I’m a northerner, and I travel by train a lot. At least 95% of my journeys are with Northern Rail, a franchise run jointly by Serco (to whom all your base are belong to) and Abellio, which is owned by the Dutch government. The franchise was let in 2004 on a ‘no growth’ basis – the assumption being that passenger levels wouldn’t grow significantly during the franchise period, and so there was no real requirement for any extra trains or to increase service levels.
In reality there has been a huge growth in passenger levels in the north over the past ten years. Thankfully Northern has invested in some extra trains, although these are mostly old trains that other operators no longer need, and some services have been improved. But there haven’t been any brand new trains ordered, and whilst most have been ‘refreshed’ with a coat of paint, new flooring and seat covers, internally most of Northern’s fleet retains their original fixtures.
Around the time that the rail franchises in the north were re-jigged in 2004, the intercity services that Northern’s predecessor (Arriva Trains Northern) operated were mostly split off into a different franchise – First Transpennine Express. These services received new trains. Northern was left with mainly commuter and rural services, and the internal layout of its trains reflect this. But it still operates a few intercity services that I’ll get onto.
What makes a service ‘intercity’ anyway?
Simply put it’s a train service that connects two or more cities together, although I’d also state that the end-to-end journey time is over an hour, and it only calls at larger stations. Unlike short-hop commuter trains, where fitting on as many passengers as possible is the main goal, with intercity services you want to provide a more comfortable experience for longer journeys. To me, this means providing:
- Refreshments, such as a trolley service or buffet car
- First class accommodation
- Wifi (free or paid-for)
- Plug sockets
- Seat reservations
Almost none of Northern’s services meet the above criteria, and yet some of its trains probably should. Here’s my list of “intercity” services that Northern runs.
Leeds – Nottingham
This is fresh in my mind as we took this train on Saturday. It’s actually a relatively new service that was first introduced in 2008. The full journey takes almost exactly two hours, taking in the cities of Wakefield and Sheffield, and the large town of Barnsley on the way. It’s actually not the quickest way between the two cities, as we found out coming back – taking an East Midlands Trains service to Sheffield and then a Crosscountry service to Leeds took marginally less time, even allowing for 20 minutes in Sheffield. This is probably because the direct train goes via Wakefield Kirkgate and the Erewash Valley Line, so whilst it is an express service that skips many intermediate stations, it still take a long time.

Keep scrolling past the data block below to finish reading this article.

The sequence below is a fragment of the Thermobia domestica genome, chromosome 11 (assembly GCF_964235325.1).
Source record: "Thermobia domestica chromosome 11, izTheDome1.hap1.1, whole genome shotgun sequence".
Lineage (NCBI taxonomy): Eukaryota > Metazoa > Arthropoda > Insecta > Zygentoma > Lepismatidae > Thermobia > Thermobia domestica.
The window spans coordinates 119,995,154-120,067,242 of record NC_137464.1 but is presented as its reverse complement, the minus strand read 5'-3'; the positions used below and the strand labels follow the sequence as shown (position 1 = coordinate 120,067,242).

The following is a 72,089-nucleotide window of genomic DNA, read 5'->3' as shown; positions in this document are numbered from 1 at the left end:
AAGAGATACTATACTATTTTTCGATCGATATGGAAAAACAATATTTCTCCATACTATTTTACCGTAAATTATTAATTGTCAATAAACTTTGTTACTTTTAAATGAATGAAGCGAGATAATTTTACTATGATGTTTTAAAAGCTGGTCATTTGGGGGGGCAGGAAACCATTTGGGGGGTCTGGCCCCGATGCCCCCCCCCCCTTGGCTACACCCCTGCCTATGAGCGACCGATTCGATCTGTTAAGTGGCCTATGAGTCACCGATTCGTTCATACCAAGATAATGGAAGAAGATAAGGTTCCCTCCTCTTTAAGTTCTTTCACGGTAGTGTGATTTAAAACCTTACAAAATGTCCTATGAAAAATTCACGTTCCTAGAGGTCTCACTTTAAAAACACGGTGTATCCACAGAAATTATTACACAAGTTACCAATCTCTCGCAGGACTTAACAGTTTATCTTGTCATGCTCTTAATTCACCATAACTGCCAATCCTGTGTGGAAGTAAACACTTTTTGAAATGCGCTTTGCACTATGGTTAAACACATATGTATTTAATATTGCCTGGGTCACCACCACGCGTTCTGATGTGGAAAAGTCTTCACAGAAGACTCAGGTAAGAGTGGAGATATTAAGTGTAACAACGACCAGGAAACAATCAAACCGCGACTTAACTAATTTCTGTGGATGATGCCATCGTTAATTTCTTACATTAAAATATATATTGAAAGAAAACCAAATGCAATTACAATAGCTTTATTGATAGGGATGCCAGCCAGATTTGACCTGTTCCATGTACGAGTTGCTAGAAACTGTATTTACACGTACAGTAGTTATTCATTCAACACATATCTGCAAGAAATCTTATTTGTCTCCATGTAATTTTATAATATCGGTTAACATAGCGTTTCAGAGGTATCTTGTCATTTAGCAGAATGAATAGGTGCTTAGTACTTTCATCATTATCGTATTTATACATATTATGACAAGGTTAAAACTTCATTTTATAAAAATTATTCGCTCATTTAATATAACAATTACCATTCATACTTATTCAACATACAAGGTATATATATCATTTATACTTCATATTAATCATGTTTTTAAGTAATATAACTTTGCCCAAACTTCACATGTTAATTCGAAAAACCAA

Our mid-morning Saturday departure was on a two-carriage class 158 train, which had ample seats for the number of people using it. And whilst the 158s are the newest of Northern’s diesel fleet, they are showing their age somewhat. Case in point – I had to use the toilet and it took several attempts to get the door to close because we were going around a bend and its motor wasn’t powerful enough to cope.
Leeds – Carlisle
The service from Leeds to Carlisle was under threat of closure until around 25 years ago, when the line was reprieved. Nowadays there’s a train roughly every two hours, and each one takes a little under three hours to complete the journey. You could argue that this doesn’t qualify as being “intercity” as Carlisle isn’t a very big city and it doesn’t pass through any other cities on the way, but it’s also the only one of the services that I’m writing about today which meets one of the five criteria I mentioned earlier.
Thanks to the Settle-Carlisle Partnership there is a trolley service on the train, between those two stations. It’s the only Northern-operated service where this happens though, because it’s provided by the Settle-Carlisle Development Company and not Northern themselves. Again, for the most part Northern operate class 158 trains on this service but not always.
I used to catch this service from Bradford quite regularly when I lived there and Christine lived in Blackpool; later when we moved to Sowerby Bridge I also used to commute in on it on a morning, until the timetable change in May this year. It connects the cities of York, Leeds, Bradford, and Preston, which was granted city status in 2000, but also calls at Burnley, Blackburn, Halifax and Blackpool which are large towns. Travelling the full length of this service takes almost three hours.
Northern usually puts its class 158s on this service but I’ve also endured its older class 150 trains, which have narrower seats, no air-conditioning and only one toilet, on this route. Whilst the former is reasonably acceptable, the latter does not make for a good journey experience, especially for such a long period of time. I suppose it could be worse – it could be a Pacer, a train made of 1980s bus parts bolted onto a two-axeled freight wagon, which are sadly still common on many of Northern’s services.
Spending three hours on a train with no opportunity to buy refreshments on board, no wifi or sockets to plug in a laptop to do work on, and no guarantee of a seat, does not make for a good travel experience. And yet, passengers put up with this every day.
Next year the government will announce a new franchisee for the Northern franchise. Shortlisted are Abellio (on their own this time), Arriva and Govia, and the winner will take over in early 2016. I really hope that whoever wins puts some effort into improving the rail service in the north – but especially these services. Offering a decent intercity-standard service between the north’s major cities will hopefully encourage more people to travel, and allow them to make the best use of their time on board.